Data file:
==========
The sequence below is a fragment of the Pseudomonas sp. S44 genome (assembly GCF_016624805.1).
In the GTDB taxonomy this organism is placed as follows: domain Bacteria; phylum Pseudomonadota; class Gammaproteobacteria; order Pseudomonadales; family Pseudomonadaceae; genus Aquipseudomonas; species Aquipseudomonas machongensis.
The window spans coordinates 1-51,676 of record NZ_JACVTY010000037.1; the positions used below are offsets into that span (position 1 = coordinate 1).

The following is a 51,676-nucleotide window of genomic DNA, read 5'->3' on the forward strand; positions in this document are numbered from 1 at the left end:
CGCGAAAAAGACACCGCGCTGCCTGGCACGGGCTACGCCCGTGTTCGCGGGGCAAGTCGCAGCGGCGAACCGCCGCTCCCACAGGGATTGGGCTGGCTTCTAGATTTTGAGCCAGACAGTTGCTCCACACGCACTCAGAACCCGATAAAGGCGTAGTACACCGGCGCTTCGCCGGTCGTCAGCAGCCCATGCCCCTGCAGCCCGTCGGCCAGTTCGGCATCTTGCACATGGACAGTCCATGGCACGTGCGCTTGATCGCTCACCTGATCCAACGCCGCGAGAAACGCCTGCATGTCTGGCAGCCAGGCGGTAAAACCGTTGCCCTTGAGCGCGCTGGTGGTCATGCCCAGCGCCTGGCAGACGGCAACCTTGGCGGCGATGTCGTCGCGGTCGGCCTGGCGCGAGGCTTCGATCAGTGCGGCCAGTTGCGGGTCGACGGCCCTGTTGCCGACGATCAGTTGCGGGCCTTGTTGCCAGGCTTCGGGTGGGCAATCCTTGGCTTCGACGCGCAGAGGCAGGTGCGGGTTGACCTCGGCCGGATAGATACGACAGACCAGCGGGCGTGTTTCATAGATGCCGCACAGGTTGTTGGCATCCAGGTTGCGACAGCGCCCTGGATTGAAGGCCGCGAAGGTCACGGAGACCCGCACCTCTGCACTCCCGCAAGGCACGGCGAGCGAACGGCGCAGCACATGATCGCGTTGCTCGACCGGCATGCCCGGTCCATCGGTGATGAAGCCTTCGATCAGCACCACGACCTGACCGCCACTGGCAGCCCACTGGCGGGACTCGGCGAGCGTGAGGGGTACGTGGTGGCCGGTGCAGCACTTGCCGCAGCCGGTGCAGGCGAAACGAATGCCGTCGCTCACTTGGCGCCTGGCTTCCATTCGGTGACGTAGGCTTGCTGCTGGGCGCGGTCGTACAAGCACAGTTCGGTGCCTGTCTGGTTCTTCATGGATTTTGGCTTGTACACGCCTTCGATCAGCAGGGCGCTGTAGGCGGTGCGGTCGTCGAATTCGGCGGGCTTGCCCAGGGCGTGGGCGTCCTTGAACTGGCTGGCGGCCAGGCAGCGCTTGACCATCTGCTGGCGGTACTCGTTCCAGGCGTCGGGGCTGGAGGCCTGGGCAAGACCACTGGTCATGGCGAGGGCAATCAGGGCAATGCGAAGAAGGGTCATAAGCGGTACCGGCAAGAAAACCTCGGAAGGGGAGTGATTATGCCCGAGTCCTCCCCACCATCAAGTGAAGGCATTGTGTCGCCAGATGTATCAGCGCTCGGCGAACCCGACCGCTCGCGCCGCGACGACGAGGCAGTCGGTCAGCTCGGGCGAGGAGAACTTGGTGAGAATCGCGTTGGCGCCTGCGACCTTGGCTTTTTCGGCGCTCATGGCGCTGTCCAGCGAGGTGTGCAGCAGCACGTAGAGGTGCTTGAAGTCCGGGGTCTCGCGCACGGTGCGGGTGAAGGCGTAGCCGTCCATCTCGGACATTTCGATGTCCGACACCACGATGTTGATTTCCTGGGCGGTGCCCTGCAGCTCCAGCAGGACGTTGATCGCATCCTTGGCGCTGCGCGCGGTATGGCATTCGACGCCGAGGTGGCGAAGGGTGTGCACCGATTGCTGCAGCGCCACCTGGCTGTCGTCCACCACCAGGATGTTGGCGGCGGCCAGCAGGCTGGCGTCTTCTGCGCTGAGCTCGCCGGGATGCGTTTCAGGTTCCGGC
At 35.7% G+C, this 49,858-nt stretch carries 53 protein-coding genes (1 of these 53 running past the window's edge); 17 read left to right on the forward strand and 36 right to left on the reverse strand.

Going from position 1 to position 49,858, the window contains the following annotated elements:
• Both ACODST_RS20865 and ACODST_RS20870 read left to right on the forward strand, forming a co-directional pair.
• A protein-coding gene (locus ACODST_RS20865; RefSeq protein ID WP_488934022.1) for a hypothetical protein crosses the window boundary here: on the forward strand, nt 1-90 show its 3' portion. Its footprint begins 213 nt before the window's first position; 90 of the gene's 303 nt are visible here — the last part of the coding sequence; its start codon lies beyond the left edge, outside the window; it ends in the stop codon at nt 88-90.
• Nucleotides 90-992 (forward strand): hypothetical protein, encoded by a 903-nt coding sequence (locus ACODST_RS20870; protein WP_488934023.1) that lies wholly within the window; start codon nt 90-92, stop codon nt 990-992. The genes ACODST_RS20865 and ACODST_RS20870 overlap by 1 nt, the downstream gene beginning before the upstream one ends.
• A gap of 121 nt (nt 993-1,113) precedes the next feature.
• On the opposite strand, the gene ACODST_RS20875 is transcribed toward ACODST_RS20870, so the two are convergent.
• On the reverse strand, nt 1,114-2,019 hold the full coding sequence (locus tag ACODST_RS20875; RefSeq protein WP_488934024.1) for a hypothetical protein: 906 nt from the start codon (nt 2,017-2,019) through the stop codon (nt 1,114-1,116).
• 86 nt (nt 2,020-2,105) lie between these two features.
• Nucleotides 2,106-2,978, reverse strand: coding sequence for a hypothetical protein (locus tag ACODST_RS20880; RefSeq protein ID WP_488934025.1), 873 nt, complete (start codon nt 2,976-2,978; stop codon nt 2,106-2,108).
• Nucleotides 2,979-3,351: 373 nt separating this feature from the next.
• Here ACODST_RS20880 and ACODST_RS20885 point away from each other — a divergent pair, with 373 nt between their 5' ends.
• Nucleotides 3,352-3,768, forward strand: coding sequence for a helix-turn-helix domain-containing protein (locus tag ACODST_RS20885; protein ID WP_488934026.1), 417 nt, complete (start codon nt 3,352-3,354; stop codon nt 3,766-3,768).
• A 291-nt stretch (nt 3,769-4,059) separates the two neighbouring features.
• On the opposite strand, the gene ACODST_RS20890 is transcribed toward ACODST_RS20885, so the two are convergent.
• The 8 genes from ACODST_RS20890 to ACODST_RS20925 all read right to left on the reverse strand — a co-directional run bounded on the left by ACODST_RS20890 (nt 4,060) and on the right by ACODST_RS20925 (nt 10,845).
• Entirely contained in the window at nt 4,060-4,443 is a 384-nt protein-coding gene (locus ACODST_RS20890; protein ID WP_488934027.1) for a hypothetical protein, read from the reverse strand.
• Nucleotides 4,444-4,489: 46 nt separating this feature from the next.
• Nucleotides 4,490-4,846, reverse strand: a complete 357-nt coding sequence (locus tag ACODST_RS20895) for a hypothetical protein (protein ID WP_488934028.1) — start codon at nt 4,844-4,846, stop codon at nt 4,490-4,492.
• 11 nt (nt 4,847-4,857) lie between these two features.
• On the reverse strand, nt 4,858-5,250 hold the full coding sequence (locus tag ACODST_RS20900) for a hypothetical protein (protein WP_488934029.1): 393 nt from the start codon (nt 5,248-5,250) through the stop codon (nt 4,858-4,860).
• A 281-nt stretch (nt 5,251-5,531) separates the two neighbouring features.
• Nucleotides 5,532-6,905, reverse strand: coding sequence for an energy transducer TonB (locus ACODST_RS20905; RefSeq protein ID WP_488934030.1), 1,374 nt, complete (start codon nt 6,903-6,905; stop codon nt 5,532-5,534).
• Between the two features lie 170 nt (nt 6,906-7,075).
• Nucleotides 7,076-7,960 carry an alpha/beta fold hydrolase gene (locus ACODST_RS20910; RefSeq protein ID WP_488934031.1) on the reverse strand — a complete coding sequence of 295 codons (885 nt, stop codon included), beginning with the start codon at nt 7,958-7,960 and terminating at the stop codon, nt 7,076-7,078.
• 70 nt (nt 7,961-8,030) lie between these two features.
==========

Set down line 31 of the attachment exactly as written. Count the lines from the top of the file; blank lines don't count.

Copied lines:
• 70 nt (nt 7,961-8,030) lie between these two features.